Lowe slams bitcoin but e-dollar could come

Stuart Condie
(Australian Associated Press)


Reserve Bank of Australia governor Philip Lowe thinks bitcoin is mostly attractive to criminals and speculators but has acknowledged there could one day be an electronic Aussie dollar based on similar technology.

Dr Lowe on Wednesday said unregulated cryptocurrency was attractive to black market operators and that the central bank was not convinced the time is right to issue an electronic dollar to operate in tandem with physical banknotes.

But a blockchain-based so-called eAUD could eventually lead to more efficient, lower-cost business processes and payments, Dr Lowe said.

“It is possible that the RBA might, in time, issue a new form of digital money – a variation on exchange settlement accounts – perhaps using distributed ledger technology,” Dr Lowe said in a speech to the Australian Payment Summit in Sydney.

“The case for doing this has not yet been established but we are open to the idea.”

The eAUD would be used in specific settlement systems but, while bitcoin and many other cryptocurrencies and tokens on a public ledger are mined, the dollar would still be backed by the central bank.

“It is certainly possible that this type of system could lead to more efficient, lower-cost business processes and payments,” Dr Lowe said.

“My working hypothesis here is that such a case could develop, although we need to work through a range of complex operational and policy questions.”

Dr Lowe said the use of privately issued electronic tokens representing dollars was feasible, but history showed that people prefer to hold centrally backed currency in periods of uncertainty or stress.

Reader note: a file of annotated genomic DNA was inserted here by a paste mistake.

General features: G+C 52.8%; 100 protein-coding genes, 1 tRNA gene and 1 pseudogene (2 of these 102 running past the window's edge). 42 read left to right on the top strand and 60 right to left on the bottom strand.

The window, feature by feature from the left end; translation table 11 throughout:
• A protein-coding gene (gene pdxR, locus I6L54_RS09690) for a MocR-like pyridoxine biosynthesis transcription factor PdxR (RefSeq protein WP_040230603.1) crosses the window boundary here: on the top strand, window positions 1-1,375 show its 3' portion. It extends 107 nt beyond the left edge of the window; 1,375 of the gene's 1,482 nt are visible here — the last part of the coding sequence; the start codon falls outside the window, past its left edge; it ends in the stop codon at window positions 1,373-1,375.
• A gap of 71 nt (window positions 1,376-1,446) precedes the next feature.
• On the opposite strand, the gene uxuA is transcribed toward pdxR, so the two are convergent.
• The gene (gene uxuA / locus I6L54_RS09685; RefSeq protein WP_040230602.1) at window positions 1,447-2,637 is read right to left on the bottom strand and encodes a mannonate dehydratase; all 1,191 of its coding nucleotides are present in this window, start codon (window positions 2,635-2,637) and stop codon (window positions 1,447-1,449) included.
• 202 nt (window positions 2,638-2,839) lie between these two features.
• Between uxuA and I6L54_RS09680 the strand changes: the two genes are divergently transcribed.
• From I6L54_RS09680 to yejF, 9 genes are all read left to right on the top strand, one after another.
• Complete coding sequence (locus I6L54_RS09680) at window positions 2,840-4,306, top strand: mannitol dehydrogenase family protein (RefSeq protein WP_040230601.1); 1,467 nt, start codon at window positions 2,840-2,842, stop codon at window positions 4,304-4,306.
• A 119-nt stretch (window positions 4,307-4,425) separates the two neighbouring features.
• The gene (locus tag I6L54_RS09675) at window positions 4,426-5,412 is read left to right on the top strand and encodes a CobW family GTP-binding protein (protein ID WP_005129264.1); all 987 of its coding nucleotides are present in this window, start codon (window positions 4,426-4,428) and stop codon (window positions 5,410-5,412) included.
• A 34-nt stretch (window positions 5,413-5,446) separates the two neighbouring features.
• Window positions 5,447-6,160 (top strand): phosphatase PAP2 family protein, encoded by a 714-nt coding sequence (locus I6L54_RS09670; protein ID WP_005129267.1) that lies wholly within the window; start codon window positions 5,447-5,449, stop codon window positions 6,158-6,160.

“It is hard to see them being issued as cryptocurrency tokens under a bitcoin-style protocol, with no central entity standing behind the liability,” Dr Lowe said.

“So, while a privately issued eAUD is conceivable, experience cautions that there are significant difficulties and dangers associated with privately issued fiat money.”

Dr Lowe repeated the claim made by many financial institutions that bitcoin – which has increased in price from about $US800 at the start of 2017 to more than $US17,000 – was mostly attractive to criminals and speculators.

“When thought of purely as a payment instrument, it seems more likely to be attractive to those who want to make transactions in the black or illegal economy, rather than everyday transactions,” Dr Lowe said.

“So, the current fascination with these currencies feels more like a speculative mania than it has to do with their use as an efficient and convenient form of electronic payment.”

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